Castle Scenes: Part 2

This is the second post in a series of how I’ve discovered crucial details within the castles of Scotland to inspire a scene in my fiction.

Today’s post is about doors.

Tantallon’s front door. A cheerful entry, yes? Photo: Diane Magras

This door is from Tantallon Castle near North Berwick. I like the solid wood of it (oak, I assume, as my castle’s door is), and the fact that it’s pitted with iron nails. This is something easy to find in research books, but it’s quite the feeling to run your hand over a slabs of wood smoothed by the years and finger those cold iron lumps—and think about all the weapons they must have dulled!

And here is a finger of metal to create a hook, built into the castle where a bar might have held the door shut. Note the grooves carved into the stone: That shows where the original door lay.

A hook, possibly for a bar, and an opening below where a bar would have fit nicely. Photo: Diane Magras

The scene with the castle door occurred near the end of The Mad Wolf’s Daughter. My protagonist was helping to block the door and slip a piece of wood into a slot. If someone was trying to enter, you’d need to hold the door shut with your weight as you put it in the bar, which would be difficult if the people trying to enter were pushing with their weight. In my scene, a heavier person was helping my protagonist keep the door shut.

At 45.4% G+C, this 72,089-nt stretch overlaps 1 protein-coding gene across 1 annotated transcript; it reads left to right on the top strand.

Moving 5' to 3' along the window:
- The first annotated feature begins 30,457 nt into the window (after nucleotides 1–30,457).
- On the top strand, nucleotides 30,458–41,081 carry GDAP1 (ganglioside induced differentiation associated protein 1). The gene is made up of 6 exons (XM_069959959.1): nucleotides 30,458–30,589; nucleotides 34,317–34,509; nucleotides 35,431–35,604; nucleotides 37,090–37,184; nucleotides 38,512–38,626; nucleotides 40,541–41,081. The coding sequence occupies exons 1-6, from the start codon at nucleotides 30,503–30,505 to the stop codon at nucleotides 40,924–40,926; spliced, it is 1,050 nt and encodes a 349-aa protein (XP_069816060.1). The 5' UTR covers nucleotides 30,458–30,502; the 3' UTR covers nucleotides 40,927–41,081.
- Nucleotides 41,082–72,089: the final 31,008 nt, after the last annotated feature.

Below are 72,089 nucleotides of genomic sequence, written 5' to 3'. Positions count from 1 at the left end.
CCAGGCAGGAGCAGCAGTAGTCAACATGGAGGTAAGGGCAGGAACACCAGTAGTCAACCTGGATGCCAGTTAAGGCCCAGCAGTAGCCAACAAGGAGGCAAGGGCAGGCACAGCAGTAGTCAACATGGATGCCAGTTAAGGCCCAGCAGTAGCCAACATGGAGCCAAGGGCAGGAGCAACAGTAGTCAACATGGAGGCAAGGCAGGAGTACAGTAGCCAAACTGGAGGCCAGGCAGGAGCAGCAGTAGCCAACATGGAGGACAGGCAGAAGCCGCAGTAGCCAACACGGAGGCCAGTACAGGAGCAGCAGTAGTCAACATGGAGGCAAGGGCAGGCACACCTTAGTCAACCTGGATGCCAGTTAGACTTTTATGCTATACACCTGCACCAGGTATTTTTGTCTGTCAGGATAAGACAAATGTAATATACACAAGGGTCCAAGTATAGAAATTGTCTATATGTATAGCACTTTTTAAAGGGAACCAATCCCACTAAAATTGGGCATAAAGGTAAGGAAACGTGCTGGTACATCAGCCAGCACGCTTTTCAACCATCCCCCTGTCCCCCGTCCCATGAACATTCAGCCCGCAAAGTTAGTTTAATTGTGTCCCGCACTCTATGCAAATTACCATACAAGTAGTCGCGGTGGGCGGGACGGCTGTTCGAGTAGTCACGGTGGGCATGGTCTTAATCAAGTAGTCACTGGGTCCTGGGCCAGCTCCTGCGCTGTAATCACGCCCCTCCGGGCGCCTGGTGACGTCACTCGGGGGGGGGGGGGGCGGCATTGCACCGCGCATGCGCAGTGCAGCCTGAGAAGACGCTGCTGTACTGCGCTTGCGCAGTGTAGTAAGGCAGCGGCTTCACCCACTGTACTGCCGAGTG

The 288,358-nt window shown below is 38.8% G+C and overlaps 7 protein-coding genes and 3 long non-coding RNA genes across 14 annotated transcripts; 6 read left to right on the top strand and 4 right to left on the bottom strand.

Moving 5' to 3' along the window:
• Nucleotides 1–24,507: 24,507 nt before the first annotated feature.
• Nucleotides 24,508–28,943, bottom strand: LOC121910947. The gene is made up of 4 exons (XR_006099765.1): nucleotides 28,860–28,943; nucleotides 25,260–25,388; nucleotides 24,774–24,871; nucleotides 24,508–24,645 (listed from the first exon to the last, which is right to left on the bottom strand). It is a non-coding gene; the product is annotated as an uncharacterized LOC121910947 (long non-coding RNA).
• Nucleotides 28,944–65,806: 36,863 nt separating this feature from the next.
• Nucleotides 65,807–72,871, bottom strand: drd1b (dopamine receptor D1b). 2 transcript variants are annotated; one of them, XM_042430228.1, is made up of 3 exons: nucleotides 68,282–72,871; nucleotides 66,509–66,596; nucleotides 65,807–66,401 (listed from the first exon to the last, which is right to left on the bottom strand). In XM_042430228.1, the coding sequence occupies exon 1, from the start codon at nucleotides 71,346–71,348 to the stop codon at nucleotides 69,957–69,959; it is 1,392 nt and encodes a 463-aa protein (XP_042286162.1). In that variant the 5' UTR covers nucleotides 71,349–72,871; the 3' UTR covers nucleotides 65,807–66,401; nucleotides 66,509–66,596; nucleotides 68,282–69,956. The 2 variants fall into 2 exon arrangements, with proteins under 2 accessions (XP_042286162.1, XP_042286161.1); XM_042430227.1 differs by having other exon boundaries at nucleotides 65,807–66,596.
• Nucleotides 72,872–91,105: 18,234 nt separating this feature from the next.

That may sound exciting—and I certainly meant it to be—but you won’t find that scene in my book now; I ended up rewriting that chapter several times to create earlier dramatic moments, so the battle-to-keep-the-door-shut scene no longer was relevant. In fact, I don’t even mention the door in the final draft! But there really is a nail-studded door like this one—I promise. You’ll just have to imagine it yourself in the current scene.

Much novel research is like this: Learning details, having a clear image of a setting in your mind, and sharing only a little bit of it with the reader (or sharing a lot and then deleting it all when you revise). I like to get my details just right, even if I do cut their actual mention in a novel itself for the sake of tight prose.

Many thanks, as always, to Historic Scotland Environment for all its work to keep heritage properties like Tantallon Castle in great historic shape, as well as public for all of us to enjoy.

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